Meanwhile the kids were mentally already well into their upcoming summer vacations. They required entertainment and more than the usual amount of cajoling. On one day, we went to my husband’s school for a day of sports. The junior class there spent the whole morning with us, training our kids in tennis, volleyball, track & field, etc. They were so nice, but, unfortunately, a few of our kids acted up, refused to participate or moaned when they did. One boy in particular, I’ll call him Silas, got aggressive and insulting, even swearing at one of the trainers during an argument he had started. Since none of my coworkers had the capacity to deal with the situation, they left it to me.

A few days later, I sat down with Silas and talked to him about the day. He was defensive and apparently suffering from pretty major memory loss.  I told him that his behavior was unacceptable, disappointing and an embarrassment to whole school. He would not be allowed to go again next year. Unless, of course, he made some effort to make things right. I told him I was driving over to the school to give the students some thank you presents and that it would be nice if he came along and helped me. He could carry the watermelon. And maybe there would be a chance to make peace with trainers he had clashed with. Silas weighed his options and decided he would rather accept the future ban than have to apologize. I’m sure he pictured some humiliating scene in his mind – maybe him standing in front of the entire class, head down, blushing and mumbling. I knew I was not going to convince him to come with me, so I just said I was sorry to hear his decision and then went to the school without him.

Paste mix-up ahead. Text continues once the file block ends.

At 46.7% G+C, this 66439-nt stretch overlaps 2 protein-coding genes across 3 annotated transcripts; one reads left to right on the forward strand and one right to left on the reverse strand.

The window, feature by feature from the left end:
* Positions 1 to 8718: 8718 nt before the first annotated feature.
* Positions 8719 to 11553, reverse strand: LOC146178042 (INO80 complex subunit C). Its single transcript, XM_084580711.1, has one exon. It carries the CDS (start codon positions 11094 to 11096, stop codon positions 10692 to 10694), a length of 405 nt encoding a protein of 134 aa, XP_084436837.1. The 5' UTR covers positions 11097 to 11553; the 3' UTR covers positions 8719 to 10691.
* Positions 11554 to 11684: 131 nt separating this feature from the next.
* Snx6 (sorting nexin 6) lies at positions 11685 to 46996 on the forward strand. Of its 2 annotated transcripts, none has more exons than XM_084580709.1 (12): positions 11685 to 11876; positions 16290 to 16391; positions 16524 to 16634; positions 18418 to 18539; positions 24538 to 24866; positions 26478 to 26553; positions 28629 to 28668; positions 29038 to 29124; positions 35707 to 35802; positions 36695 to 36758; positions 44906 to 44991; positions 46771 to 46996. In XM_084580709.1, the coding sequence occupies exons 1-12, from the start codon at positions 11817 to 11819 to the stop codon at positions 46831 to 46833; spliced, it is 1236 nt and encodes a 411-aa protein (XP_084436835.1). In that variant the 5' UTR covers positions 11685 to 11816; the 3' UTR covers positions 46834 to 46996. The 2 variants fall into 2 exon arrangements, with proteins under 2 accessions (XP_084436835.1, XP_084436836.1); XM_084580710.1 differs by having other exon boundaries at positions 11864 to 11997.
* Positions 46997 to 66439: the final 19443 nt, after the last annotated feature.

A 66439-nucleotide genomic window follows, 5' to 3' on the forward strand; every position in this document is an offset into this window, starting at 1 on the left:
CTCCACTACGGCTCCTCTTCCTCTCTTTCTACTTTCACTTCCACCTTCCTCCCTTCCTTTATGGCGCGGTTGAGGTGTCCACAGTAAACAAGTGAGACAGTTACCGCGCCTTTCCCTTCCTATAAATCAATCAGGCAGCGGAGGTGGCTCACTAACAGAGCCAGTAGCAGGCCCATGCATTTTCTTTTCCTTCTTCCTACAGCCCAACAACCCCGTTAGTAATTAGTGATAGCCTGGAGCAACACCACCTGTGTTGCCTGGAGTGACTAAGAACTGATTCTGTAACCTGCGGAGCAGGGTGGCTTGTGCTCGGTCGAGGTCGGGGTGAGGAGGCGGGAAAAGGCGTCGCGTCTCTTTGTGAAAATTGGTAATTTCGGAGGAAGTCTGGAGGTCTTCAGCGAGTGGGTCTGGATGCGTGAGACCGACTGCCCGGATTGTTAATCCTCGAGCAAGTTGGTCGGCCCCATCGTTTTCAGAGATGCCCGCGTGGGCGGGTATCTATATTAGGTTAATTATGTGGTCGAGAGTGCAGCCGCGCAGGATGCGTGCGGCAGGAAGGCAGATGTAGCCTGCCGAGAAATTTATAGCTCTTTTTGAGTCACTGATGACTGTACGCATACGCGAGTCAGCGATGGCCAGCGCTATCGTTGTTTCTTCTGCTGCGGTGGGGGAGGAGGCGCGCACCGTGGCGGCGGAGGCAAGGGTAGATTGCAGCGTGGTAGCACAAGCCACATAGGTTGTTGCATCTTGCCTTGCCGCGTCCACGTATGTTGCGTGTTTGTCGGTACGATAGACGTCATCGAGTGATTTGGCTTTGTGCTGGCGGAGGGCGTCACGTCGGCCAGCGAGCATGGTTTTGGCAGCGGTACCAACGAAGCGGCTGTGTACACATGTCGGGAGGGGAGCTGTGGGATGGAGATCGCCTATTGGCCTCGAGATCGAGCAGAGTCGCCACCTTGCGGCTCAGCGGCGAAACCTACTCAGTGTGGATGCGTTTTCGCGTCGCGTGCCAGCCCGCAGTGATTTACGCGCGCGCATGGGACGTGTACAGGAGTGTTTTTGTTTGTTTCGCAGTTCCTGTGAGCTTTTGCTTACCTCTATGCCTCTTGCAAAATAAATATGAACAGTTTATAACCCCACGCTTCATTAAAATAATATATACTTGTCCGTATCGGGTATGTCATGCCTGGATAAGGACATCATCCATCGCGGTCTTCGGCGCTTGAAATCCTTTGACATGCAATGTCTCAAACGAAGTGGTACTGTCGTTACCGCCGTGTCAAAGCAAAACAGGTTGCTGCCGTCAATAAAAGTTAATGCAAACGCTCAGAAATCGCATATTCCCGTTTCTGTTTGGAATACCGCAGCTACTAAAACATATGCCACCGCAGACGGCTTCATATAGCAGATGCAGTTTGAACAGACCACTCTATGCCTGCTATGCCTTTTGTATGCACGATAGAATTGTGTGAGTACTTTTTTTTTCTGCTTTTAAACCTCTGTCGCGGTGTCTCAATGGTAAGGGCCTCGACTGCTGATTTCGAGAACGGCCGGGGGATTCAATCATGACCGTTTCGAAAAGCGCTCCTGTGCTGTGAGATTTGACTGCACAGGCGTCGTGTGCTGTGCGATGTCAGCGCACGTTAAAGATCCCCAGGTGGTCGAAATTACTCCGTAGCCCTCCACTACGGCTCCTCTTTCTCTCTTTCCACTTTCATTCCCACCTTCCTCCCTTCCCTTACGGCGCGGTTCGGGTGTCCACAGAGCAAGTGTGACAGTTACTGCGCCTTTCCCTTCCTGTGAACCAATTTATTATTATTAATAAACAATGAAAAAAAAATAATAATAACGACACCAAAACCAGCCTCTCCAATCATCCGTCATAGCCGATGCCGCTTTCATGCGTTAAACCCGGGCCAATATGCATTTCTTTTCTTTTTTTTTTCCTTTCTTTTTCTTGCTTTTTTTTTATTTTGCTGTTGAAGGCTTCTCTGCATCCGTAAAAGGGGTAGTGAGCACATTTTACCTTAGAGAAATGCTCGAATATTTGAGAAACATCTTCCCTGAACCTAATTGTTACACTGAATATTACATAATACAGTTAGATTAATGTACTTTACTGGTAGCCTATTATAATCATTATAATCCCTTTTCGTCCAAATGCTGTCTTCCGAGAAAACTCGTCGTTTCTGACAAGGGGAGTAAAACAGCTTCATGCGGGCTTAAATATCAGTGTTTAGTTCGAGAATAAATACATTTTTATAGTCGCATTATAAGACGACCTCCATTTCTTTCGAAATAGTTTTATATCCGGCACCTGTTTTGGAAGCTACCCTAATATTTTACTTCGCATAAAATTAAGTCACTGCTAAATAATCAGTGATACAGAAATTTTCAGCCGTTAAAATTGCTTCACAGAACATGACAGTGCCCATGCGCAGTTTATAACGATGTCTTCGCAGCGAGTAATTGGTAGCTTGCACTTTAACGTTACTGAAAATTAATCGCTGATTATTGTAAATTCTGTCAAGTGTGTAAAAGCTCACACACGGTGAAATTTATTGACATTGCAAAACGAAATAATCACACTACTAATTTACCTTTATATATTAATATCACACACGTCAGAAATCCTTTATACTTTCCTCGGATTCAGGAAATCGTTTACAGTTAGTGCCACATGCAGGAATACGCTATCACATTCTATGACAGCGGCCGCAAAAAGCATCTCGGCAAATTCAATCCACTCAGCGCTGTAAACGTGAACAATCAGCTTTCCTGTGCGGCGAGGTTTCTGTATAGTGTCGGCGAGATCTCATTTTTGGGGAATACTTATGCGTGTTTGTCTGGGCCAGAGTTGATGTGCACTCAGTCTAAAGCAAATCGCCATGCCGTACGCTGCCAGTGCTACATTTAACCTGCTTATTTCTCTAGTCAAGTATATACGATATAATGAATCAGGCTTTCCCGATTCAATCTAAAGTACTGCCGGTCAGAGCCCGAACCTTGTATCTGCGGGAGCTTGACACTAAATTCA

Back at my school in the afternoon, I cooled my heels and twiddled my thumbs as my colleagues put the final touches and edits to their letters. I had to wait because I was the one who would then format and print them out. Over those hours, all four of my fellow teachers came to me separately to give me their thoughts on the Silas situation. All of them had had several confrontations with him this year and he had used up pretty much all of their good will reserves. I needed to call his mom right away and tell her. There had to be consequences. He’d been making this kind of trouble all year long, necessitating more than his share of after-the-fact talks and parent/teacher meetings even if his parents just split up this year they needed to know that his bad behavior went outside of the school’s walls it affects everyone there had to be a follow up this can’t go blah blah blah blah blah  blah   blah    BLAH.  And blah.

None of them, apparently, were interested in hearing my response.

Which would have been that, of course, there will be a follow up. But not today. Not on the eve of the last day of school. I would wait till the timing was right.

 

The letters did get done, as they always do. The final day of school with our little graduation ritual and subsequent breakfast went smoothly. The buses arrived and the kids started heading toward them. I stood talking with two fellow teachers when, out of the blue, a body appeared right in front of me. It was Silas, looking toward the ground, his head tilted slightly, his arms extended partway and sort of lamely towards me.